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2013 marks the RHS Chelsea Flower Show’s 100th anniversary, and the third successive year that RBC has collaborated with Nigel Dunnett and The Landscape Agency.
The RBC Blue Water Roof Garden is an exciting vision of an urban rooftop garden that integrates recreational space with innovative biodiversity and habitat features. The garden explores the potential of ‘skyrise greening’, bringing trees, meadows and wetlands into the heart of the densest of cities, while addressing the important issue of urban water management.
For the first time at Chelsea a full ‘living roof’ is exhibited, introducing features for bees and birds. A central wetland captures rainwater runoff, and a winding boardwalk leads to a dramatic ‘bird hide’ clad in habitat panels. Low-tech living walls that require no irrigation help enclose the space, and the whole garden is filled with flower-rich planting.
With limited space available on street level, we need to look skywards to find the green spaces that will allow people in cities to maximise their contact with nature. We have created a ‘living roof’ that is able to collect and filter rainwater, allowing vegetation to flourish atop skyrise buildings all year round.
- Nigel Dunnett, Lead Designer
The RBC Blue Water Roof Garden is in keeping with the goals of RBC Blue Water Project - a wide-ranging, 10-year global commitment to help protect the world’s most precious natural resource: fresh water.
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Water brings gardens to life, but it is an unpredictable and precious resource that is not in unlimited supply. Filled with flower-rich planting, the RBC Blue Water Roof Garden features a central wetland that harvests and circulates rainwater runoff to irrigate the garden. A low-tech, low-irrigation living wall of drought-tolerant succulents grown in stacked terracotta units is used to separate the space from adjacent rooftops.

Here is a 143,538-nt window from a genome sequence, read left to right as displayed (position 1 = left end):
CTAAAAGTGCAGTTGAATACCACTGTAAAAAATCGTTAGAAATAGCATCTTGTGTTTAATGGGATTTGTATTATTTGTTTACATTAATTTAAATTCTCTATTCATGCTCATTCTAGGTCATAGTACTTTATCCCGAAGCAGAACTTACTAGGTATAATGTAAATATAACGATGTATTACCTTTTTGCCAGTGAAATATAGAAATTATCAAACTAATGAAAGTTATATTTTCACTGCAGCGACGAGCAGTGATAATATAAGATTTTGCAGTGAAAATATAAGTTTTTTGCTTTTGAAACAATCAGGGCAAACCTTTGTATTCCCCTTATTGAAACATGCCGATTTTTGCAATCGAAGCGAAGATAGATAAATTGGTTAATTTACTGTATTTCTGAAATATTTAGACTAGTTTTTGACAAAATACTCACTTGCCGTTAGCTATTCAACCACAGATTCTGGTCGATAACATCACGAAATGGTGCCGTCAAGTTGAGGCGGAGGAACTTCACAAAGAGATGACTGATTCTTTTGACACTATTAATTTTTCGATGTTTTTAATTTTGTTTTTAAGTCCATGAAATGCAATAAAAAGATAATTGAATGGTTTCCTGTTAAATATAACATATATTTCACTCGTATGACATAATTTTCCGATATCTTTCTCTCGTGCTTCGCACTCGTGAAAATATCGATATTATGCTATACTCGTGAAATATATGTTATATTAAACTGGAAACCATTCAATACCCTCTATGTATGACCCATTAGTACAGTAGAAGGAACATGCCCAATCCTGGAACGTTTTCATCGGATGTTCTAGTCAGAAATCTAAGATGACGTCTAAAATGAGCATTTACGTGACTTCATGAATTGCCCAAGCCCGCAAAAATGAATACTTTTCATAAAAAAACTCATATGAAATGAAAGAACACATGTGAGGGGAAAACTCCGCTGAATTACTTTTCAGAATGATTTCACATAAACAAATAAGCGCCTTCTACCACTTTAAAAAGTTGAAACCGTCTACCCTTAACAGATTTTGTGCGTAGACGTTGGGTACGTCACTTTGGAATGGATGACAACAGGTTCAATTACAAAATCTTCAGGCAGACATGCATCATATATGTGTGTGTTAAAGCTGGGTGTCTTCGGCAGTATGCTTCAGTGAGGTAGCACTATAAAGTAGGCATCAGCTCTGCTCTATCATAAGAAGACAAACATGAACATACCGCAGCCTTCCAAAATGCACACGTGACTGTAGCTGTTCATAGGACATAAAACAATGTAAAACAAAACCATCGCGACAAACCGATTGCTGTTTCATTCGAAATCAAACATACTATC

The RBC Blue Water Roof Garden is an exciting vision of rooftop spaces as a haven for wildlife: a place to help cool the city; a valuable tool to soak up and reduce the amount of stormwater reaching the ground, thereby helping to reduce flood risk in our dramatically changing climate; and an opportunity to form a tranquil and restorative place in the midst of a harsh urban environment.
Almost every aspect of the garden’s design is about supporting wildlife and biodiversity. The building structure is a complete habitat in itself, while the usual rooftop ‘furniture’ of vents, chimneys and units are used to create habitat sculptures to attract various species of insects and invertebrates. The planting is in Nigel Dunnett’s trademark naturalistic style, and the materials and choice of flowers – many of which originate from RBC’s native Canada – have been carefully selected to attract and foster local wildlife.
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Nigel Dunnett is Professor of Planting Design and Vegetation Technology at the University of Sheffield, UK. He has pioneered the introduction of green roof and rain garden ideas in the UK through his books, and acts widely as a consultant on planting and garden design, including principal horticultural consultant for the London 2012 Olympic Park. Working in conjunction with a landscape architecture practice, The Landscape Agency, he has collaborated with Royal Bank of Canada to design and deliver a number of projects, including gardens at the RHS Chelsea Flower Show, that bring the principles of ‘water sensitive design’ to a wide public audience.